This article originally appeared online in The Atlantic.
By Diana Crandall and Rebecca Gibian
In South Africa, where cellphones are as common as they are in the U.S., tech is often associated with violence and even death. Last December, a ninth-grader was stabbed repeatedly in the chest for refusing to hand over her cellphone to a robber in Durban. The year before, South Africa’s soccer captain Senzo Meyiwa was shot down by armed men in a botched attempt to steal his mobile phone in Johannesburg. But sometimes, technology is used to try and circumvent violence in the country.
“Ongoing issues of personal security affect most South Africans,” said Nancy Odendaal, an urban planner and senior lecturer at the University of Cape Town. Odendaal has interviewed immigrants in major South African cities who’ve been subjected to, as she put it, “dreadful xenophobia.” “My respondents used their cellphones to stay in touch with one another, give advice on what places to avoid, and what to wear to not stand out to foreigners,” she said.
Twenty years after the Apartheid government was overthrown, more than half of the country’s 52 million people survive on about $53 a month. The government acknowledged at the end of its latest poverty-trends report that the way to address this issue is by placing a greater emphasis on battling structural issues like a lack of education, historical segregation, and areas of high crime that perpetuate inequality in South Africa. And as technology begins to become a part of South African culture, a handful of companies and nonprofits in the country are trying to harness the fledgling information-and-communications-technology industry (ICT) to take on these issues. The hope is that people heavily hit by violence and inequality can be recruited to stable jobs in a booming industry—but the results of these efforts are still in beta.
The programs aim to train people from disadvantaged backgrounds to be able to work in ICT, equipping them with skills such as computer programming, app building, and web design. The ideal outcome is two-fold: Disadvantaged South Africans can learn a coveted skill set that has the potential to energize the economy and consistently give younger generations plenty of job opportunities. However, the ICT industry has not made much of a dent in the country’s poverty thus far. So how successful are these well-intentioned tech initiatives in making lasting change? And, when students agree to participate, do they really understand what they’re signing up for?
Lungi Zungu, 28, was born in a mixed-race township in Durban, a city in the coastal province of KwaZulu-Natal.* One of a handful of people from her community to study ICT at the university level, she applied to complete a program at a tech development organization called CapaCITIafter struggling to find a job post-graduation. CapaCITI works to train South Africans in software development, programming, and IT support, then connects students with companies for permanent positions. Zungu is now a full-time software developer at Sanlam.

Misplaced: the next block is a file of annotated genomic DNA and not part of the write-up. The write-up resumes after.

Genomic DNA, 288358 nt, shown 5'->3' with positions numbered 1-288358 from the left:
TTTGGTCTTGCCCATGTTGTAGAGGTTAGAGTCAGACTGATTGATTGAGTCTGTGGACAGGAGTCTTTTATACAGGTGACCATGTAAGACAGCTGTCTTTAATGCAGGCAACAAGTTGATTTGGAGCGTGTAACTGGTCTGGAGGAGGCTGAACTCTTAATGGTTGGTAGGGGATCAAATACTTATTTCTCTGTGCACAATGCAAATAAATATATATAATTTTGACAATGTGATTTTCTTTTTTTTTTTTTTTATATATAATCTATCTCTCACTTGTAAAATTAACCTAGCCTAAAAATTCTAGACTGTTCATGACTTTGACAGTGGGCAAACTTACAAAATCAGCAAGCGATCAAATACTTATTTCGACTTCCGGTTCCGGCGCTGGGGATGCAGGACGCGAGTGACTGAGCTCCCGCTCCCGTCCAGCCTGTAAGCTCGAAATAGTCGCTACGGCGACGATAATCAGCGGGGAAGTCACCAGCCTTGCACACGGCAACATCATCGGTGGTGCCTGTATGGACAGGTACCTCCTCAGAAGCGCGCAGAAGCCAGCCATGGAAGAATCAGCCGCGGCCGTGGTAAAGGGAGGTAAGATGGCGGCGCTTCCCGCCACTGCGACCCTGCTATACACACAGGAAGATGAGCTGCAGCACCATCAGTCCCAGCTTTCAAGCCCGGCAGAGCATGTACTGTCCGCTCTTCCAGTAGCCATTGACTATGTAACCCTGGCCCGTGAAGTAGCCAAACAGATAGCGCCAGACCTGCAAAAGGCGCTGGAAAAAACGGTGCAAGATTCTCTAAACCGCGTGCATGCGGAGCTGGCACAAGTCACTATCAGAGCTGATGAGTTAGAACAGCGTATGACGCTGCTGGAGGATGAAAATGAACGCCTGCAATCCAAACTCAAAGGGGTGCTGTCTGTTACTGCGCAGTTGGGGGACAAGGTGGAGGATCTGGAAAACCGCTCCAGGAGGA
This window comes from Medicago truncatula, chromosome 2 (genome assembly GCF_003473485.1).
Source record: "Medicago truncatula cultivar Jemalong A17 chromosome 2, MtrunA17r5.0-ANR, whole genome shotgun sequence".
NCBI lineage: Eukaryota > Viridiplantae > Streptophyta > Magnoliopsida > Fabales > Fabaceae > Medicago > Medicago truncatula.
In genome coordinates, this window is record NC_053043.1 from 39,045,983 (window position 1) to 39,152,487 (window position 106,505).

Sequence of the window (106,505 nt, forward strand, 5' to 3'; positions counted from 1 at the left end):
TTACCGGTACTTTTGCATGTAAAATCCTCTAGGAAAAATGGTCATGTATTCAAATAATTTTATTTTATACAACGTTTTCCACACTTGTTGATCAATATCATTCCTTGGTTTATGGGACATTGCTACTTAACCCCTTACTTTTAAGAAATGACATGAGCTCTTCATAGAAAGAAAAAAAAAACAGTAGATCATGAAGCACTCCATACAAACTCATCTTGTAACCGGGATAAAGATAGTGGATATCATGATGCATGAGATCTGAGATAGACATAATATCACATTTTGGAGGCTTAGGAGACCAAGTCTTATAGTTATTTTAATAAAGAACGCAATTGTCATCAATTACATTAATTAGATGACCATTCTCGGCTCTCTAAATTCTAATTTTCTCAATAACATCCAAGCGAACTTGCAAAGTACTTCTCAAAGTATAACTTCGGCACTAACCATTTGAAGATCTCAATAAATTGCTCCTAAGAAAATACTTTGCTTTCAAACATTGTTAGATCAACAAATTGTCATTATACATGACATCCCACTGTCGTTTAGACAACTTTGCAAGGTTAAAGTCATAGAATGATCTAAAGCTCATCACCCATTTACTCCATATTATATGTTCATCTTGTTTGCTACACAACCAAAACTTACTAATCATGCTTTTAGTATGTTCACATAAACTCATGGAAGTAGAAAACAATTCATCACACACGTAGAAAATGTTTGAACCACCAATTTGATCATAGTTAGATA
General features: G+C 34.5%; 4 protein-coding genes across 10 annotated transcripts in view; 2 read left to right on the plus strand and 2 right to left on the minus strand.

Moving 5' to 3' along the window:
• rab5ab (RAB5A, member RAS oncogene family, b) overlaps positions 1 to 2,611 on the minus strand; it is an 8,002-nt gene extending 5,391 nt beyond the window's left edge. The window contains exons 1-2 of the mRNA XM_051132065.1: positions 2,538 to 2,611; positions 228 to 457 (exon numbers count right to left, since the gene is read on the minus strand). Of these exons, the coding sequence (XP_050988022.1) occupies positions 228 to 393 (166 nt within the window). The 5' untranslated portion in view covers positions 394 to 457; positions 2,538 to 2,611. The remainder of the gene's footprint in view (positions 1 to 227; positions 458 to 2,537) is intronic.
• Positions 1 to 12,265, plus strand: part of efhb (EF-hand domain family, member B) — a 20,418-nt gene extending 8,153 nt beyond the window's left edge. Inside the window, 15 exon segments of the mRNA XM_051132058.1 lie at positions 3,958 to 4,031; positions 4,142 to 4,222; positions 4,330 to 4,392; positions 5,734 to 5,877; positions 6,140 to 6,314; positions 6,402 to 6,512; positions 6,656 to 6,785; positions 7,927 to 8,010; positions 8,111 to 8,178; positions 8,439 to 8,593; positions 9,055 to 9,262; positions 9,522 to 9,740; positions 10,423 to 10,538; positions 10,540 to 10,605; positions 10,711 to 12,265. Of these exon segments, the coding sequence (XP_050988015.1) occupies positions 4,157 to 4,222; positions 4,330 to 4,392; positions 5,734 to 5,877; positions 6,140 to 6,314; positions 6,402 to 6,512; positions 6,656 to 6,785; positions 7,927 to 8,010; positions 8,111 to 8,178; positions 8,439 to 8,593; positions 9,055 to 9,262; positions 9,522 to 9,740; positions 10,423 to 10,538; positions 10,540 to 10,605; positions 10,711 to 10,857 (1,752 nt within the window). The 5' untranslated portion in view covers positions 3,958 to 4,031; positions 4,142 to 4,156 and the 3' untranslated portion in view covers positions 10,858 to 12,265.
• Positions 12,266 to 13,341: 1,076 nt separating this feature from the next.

“What we are trying to do is simultaneously address the tech skill shortage that companies face in the Western cape, as well as provide opportunities to unemployed youth,” said Alethea Hagemann, a skills-development-program lead at CapaCITI, describing her organization’s work as a “win-win situation.”
The South African tech industry can’t provide the kind of funding, mentor networks, or institutional advantages that are available in the West.
But critics of programs like CapaCITI warn that technology isn’t a fix-all for South Africa’s systemic problems, and shouldn’t be treated as such. “There’s this tendency to see technology as a magic bullet,” said Chenxing Han, a professional writer who studied the negative and nuanced sides of mobile technology in Cape Town. “There are these ideas and then there’s the reality: Running into barriers.”
A myriad of barriers stand between disadvantaged communities and the country’s flourishing tech sector. For one, although the South African government allocates more money to education than any other sector of its public spending, studies show that South Africa has “one of the worst school systems in the world,” according to World Policy.
Before 1994, education in South Africa was racially organized, with separate schools, universities, and teacher colleges. Today, high-school students don’t take general technology as a subject, and students who live in historically resource-starved areas don’t necessarily develop technological literacy from a young age. A lack of reliable electricity also makes it difficult to have working technology inside the classroom, and the Internet itself is pricey.
What’s more—even if students like Zungu have a university degree, there aren’t necessarily enough companies who can employ them, in part because of a saturated tech market, budget constraints, and a lack of consumers.